In order to achive the deeply merged configuration, the defaults option can be set to a function. The function receives one configs argument, which is an array of configurations loaded from files in reverse order, so that the latter items should take precedence over the former items. The configs array can have more than one object if the _extends key is used.

    const defaults = {
      settings: {
        one: "default value",
        two: "default value",
      },
    };
    const { config } = await octokit.config.get({
      owner,
      repo,
      path: ".github/test.yml",
      defaults(configs) {
        const allConfigs = [defaults, ...configs];
        const fileSettingsConfigs = allConfigs.map(
          (config: Configuration) => config.settings
        );
        return Object.assign({}, ...allConfigs, {
          settings: Object.assign({}, ...fileSettingsConfigs),
        });
      },
    });

    Or simpler, using a library such as deepmerge

    const { config } = await octokit.config.get({
      owner,
      repo,
      path: ".github/test.yml",
      defaults: (configs) => deepmerge([defaults, ...configs]),
    });

    Testing

    Writing tests for your app's usage of octokit.config.get can be tricky. It's tempting to just mock the method directly, e.g. using a Jest mock function

    octokit.config.get = jest.fn().mockResolvedValue({
      comment: "Thank you for creating the issue!",
    });

    The problem with this approach is that in future releases of @probot/octokit-plugin-config, the method name or parameters might change. Before that happens, we will log a deprecation message, to make the upgrade to the next breaking version easier. If all your tests mock the .config.get() method, then you won't see this deprecation message. Even worse, your tests will continue to pass, but fail in production, because the mock will revert any future changes to .config.get().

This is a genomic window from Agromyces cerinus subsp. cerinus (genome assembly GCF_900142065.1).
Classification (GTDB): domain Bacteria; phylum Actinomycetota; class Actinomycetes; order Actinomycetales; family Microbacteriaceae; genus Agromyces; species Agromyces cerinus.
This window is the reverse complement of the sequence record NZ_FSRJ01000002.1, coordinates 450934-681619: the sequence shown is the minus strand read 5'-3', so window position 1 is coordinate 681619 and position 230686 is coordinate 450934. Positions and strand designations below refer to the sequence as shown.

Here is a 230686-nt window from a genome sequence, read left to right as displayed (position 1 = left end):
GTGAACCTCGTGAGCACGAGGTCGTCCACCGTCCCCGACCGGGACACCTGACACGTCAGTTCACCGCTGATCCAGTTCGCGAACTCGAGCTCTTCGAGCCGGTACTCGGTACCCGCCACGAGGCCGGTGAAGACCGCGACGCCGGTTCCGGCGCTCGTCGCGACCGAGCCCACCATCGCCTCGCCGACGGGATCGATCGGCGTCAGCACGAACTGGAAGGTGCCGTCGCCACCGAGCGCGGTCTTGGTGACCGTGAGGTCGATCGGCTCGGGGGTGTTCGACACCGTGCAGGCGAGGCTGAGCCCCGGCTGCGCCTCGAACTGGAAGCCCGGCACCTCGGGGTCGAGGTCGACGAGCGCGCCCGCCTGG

We recommend you have at least one test that does not mock the method, but instead mocks the http responses. You can achiev that with nock or fetch-mock

    Testing with nock

    With configuration

    async function myTest() {
      nock("https://api.github.com")
        .get("/repos/octocat/hello-world/contents/.github%2Fmy-app.yml")
        .reply(200, "comment: Thank you for creating the issue");
    
      const octokit = new Octokit();
    
      const { config } = await octokit.config.get({
        owner: "octocat",
        repo: "hello-world",
        path: ".github/my-app.yml",
      });
    
      asert.deepStrictEqual(config, {
        comment: "Thank you for creating the issue!",
      });
    }

    Without configuration

    async function myTest() {
      nock("https://api.github.com")
        .get("/repos/octocat/hello-world/contents/.github%2Fmy-app.yml")
        .reply(404);
        .get("/repos/octocat/.github/contents/.github%2Fmy-app.yml")
        .reply(404);
    
      const octokit = new Octokit();
    
      const { config } = await octokit.config.get({
        owner: "octocat",
        repo: "hello-world",
        path: ".github/my-app.yml",
      });
    
      asert.deepStrictEqual(config, {});
    }

    Testing with fetch-mock

    With configuration

    async function myTest() {
      const fetch = fetchMock
        .sandbox()
        .getOnce(
          "https://api.github.com/repos/octocat/hello-world/contents/.github%2Fmy-app.yml",
          "comment: 'Thank you for creating the issue!'"
        );
      const octokit = new TestOctokit({
        request: { fetch },
      });
    
      const { config } = await octokit.config.get({
        owner: "octocat",
        repo: "hello-world",
        path: ".github/my-app.yml",
      });
    
      asert.deepStrictEqual(config, {
        comment: "Thank you for creating the issue!",
      });
    }

    Without configuration

    async function myTest() {
      const fetch = fetchMock
        .sandbox()
        .getOnce(
          "https://api.github.com/repos/octocat/hello-world/contents/.github%2Fmy-app.yml",
          404
        );
        .getOnce(
          "https://api.github.com/repos/octocat/.github/contents/.github%2Fmy-app.yml",
          404
        );
      const octokit = new TestOctokit({
        request: { fetch },
      });
    
      const { config } = await octokit.config.get({
        owner: "octocat",
        repo: "hello-world",
        path: ".github/my-app.yml",
      });
    
      asert.deepStrictEqual(config, {});
    }

    Contributing

    See CONTRIBUTING.md

    Credits

    The idea for this plugin and some of its code was extracted from Probot. It originated as probot-config, created by Jan Michael Auer and was later merged into probot.

    License

    ISC

    Install

    npm i @probot/octokit-plugin-config

    DownloadsWeekly Downloads

    14,113

    Version

    1.1.5

    License

    MIT

    Unpacked Size

    71.9 kB

    Total Files

    21

    Last publish

    Collaborators

    • bkeepers
    • hiimbex
    • lee-dohm
    • tcbyrd
    • jasonetco
    • gr2m
    • probotbot